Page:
A version of this was published in The Santa Fe New Mexican
April 9, 2009
Every time Santa Fe County Democrats get together to conduct business, they seem intent on affirming that famous Will Rogers quote: "I am not a member of any organized political party. I am a Democrat."
The local Dems got together Tuesday night at Santa Fe Community College to elect a new county chairman, vice chairwoman and 42 members of the state party Central Committee.
It was chaotic, long and frustrating — nearly causing me to blow my deadline — but, as always, it was fun to see who showed up and who didn't.
For instance, Secretary of State Mary Herrera, a resident of Bernalillo County, was there for a while. But Santa Fe County Clerk Valerie Espinoza, who says she's considering running against Herrera in the next primary, didn't show. Espinoza said Wednesday that she attended her Democratic ward meeting the week before but got too busy at work Tuesday to make the meeting that night.
The only declared candidate for lieutenant governor, Santa Fe County Sheriff Greg Solano, showed up and spoke to the crowd. Later, he was elected to the state party's Central Committee.
Lt. Gov. Diane Denish was there. She got a laugh when she said party members must elect a strong Democrat as governor next year, "no matter who she is."
She was the only gubernatorial contender there. Actor Val Kilmer was nowhere to be seen.
Among the other past and present officials who showed up Tuesday were Public Regulation Commissioner Jerome Block Jr. and his father, former PRC member Jerome Block Sr. Only hours later, both were indicted by a grand jury on multiple felony counts related to the younger Block's campaign finance reports from the last election.
Dems at Denny's: I had to leave to go write my news story after the results of the chairman's race was announced. Retired lawyer Richard Ellenberg defeated longtime Dem activist José Morfín in a bitterly-fought contest.
But apparently the Dems also were forced to leave shortly after I took off.
In his blog, Solano wrote, "The voting for State Central Committee lasted until 10 p.m. and the college then threw the Democrats out for the night. The elections committee took the ballots for State Central to Denny's to have breakfast and count the votes."
Should we call them the Grand Slam Democrats?
"I checked in on the vote counting at midnight and it was still ongoing," Solano wrote. The sheriff later told me he didn't find out until Wednesday that he won a position on the committee.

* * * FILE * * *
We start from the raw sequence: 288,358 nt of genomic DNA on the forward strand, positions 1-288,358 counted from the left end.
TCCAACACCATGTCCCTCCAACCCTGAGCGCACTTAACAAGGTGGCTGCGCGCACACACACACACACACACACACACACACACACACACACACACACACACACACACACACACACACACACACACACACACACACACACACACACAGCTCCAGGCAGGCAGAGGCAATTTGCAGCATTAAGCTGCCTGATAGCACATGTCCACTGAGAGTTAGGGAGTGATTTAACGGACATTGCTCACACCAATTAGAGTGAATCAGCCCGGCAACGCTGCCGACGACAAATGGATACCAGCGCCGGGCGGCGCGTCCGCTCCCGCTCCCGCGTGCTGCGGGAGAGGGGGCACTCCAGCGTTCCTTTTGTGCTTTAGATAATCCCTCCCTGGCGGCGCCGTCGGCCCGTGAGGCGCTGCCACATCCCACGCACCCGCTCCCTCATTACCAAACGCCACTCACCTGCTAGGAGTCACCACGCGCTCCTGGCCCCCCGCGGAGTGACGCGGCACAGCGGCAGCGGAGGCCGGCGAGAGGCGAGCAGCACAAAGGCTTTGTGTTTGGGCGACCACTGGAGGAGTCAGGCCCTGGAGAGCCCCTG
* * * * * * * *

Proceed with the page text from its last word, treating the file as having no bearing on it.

The reason it took so long to count the Central Committee ballots is because of the complex formula by which those members are chosen. The rules call for equal numbers of men and women, while one seat goes to someone from the small portion of the 1st Congressional District in Santa Fe County. (The vast majority of the county is in the 3rd Congressional District.)
Good words for Val: Speaking of Kilmer, I got a lot of response to a story I wrote a couple of weeks ago about a mysterious telephone poll from those who say he'd be a great asset to the state and some who just use half of that word.
Two positive letters stood out. One was from former American Indian Movement leader Russell Means, who quoted his old lawyer William Kunstler, who represented Means during the Wounded Knee trials in 1973: "When you are in a struggle, any news is good news."
Wrote Means: "This is good for the Kilmer Gubernatorial camp if there is one. Because if you are a threat, they come after you. I know I have been there. I for one am mis-quoted often. Remember the media doesn't tell the news they 'sell' the news!"
Means in 2002 unsuccessfully sought to get on the gubernatorial ballot in New Mexico representing a third party called the Independent Coalition Party.
Then there was an e-mail from Boulder clinical psychologist Mark E. Kilmer, the actor's brother, declaring Val Kilmer to be the man to fill "the enormous shoes" of Gov. Bill Richardson.
"Mr. Kilmer is morally and ethically righteous, creative, erudite, and passionate; both in his own private life, and in his ambitions and dreams for the great state of New Mexico," the e-mail said.
That would sound as if Val is running. But in fairness, I don't always know what my brother is up to.